Making a ball bounce (programming custom movements)

Discussion in 'Scripting' started by darkgriffin, Nov 30, 2009.

  1. darkgriffin

    darkgriffin

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    I'm trying to figure out how to make a bouncy ball. Currently, I'm stuck on getting a collision check to work. See below:

    Code (csharp):
    1. // On collision function
    2.     //Bounce off ground if collision was below ball
    3.     if(Collision.whatdoIputHere < collider.center.y) {
    4.         ySpeed = 0 - ySpeed;
    5.     }
    6. }
    The whatdoIputHere in the if statement is where I am stuck. Unity's documentation is a bit vague on how I can access the point of collision.

    What I am trying to do is create several if statement checks on the collision point, and compare them to the middle of the ball. The idea is that I have xSpeed, ySpeed, and zSpeed, and I only reverse the speed if the collision that called OnCollisionEnter actually is in the correct direction.

    I can get the direction, or at least I thought I could, by comparing the position of the collision and the middle of the ball(the center of the collider, in this case). But I need to figure out how to get just the x, the y, and the z of the collision point.

    I keep getting errors basically along the likes of "whatever path you are using to find the data isn't working". I have no idea what structure the Collision object has, or why I can't seem to find the point object/variable(which should be a vector3 type according to the documentation) inside it.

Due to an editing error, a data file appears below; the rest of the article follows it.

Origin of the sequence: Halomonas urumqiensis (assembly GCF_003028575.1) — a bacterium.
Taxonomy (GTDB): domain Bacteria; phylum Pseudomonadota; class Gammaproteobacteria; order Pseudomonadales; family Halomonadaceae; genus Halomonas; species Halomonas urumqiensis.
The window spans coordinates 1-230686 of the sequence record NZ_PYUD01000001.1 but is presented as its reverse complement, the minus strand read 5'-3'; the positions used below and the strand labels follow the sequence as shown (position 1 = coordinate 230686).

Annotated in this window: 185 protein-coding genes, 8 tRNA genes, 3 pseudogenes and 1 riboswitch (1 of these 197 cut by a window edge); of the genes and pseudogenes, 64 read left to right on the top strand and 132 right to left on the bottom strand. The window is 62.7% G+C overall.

Can someone show me the right object path to get to the position of the collision point?
     
  2. darkgriffin

    darkgriffin

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    According to the documentation, the object structure is like so:

    collision.contacts

    "contacts" is supposed to be a ContactPoint, which means it contains .point. .point is supposed to allow me to then get .point.y, because .point is of the Vector3 type.

    However, doing this:

    collision.contacts.point.y

    Results in this error:

    Assets/Scripts/Ball Player Control.js(24,35): BCE0019: 'point' is not a member of '(UnityEngine.ContactPoint)'.

    What am I supposed to do to get the y of the point of collision? I'd say the documentation is out of date, but it's more then likely I just don't understand the structure of the objects, being new to Unity Engine. How can I get this variable from the collision object?
     
  3. darkgriffin

    darkgriffin

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    Ok, let me be a bit more generic since I didn't get a reply. I probably am going about this the totally wrong way or something.

    How can I test if the ball hit something going down, up, left, right, back, or forwards? I know OnCollisionEnter is fired for a collision, and passes data back, but I don't know how to use the data properly without getting compile errors.

    I simply need to know which of the three axis the ball hit something on, so that I can reverse that axis accordingly.
     
  4. darkgriffin

    darkgriffin

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    Umm...I've now studied some maths on what vector3 is, and I'm probably going about this the totally wrong way with the seperate movements for each direction.

    From what I understand, all vector3 objects store the seperate x,y,z positions and the movement vector for me. Which means I'm now reinventing the wheel.

    However, what I don't understand is how to apply this info to a collision between objects. I can get the collision fired off by using OnCollisionEnter, but because this function is not run in my main movement, I have no way of telling which way I just tried to move something(and thus where the collision is relative to the object).